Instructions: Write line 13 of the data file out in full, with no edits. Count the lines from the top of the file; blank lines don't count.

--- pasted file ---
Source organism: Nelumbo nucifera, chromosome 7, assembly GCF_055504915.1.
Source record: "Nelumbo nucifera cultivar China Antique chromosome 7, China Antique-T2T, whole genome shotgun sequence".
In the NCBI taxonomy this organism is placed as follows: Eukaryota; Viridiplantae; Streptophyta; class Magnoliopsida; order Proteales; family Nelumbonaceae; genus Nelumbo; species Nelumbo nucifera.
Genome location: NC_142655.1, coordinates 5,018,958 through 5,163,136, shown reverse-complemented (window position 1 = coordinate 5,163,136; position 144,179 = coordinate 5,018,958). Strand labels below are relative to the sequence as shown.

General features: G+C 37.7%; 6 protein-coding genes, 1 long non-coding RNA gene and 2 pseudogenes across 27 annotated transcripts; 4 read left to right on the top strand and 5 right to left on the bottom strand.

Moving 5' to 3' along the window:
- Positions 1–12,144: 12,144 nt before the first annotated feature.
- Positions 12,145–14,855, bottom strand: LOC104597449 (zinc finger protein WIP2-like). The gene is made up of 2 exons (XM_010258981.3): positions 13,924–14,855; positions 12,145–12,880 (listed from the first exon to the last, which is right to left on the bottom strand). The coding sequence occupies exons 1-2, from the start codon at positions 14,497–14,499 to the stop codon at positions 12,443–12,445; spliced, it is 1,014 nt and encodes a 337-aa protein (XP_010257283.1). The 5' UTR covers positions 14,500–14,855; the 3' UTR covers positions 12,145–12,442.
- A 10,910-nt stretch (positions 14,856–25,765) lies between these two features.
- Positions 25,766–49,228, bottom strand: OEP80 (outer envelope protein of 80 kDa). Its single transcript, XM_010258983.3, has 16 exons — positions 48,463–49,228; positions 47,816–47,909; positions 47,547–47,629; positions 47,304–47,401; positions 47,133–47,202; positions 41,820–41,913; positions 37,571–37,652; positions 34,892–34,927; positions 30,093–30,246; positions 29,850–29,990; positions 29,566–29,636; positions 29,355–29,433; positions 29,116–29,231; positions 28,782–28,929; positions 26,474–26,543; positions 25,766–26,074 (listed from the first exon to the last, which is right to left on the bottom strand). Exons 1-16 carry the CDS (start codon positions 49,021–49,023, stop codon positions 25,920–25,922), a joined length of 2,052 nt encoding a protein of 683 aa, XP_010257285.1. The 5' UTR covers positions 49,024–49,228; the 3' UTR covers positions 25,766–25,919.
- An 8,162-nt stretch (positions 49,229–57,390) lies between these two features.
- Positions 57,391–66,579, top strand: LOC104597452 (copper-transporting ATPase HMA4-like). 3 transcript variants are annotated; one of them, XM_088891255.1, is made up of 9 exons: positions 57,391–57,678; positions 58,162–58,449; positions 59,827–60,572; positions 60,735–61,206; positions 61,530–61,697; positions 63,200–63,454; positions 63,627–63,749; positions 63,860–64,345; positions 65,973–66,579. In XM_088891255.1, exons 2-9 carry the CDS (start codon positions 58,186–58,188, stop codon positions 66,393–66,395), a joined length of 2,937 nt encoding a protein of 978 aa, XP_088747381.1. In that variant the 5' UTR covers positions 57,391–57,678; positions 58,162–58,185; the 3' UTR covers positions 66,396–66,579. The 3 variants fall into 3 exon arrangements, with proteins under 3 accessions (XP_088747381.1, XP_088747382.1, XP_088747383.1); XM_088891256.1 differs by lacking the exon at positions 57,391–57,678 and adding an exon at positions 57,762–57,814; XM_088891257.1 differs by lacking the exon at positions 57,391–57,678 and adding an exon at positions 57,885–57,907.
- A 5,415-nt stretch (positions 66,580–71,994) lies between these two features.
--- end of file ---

- A 5,415-nt stretch (positions 66,580–71,994) lies between these two features.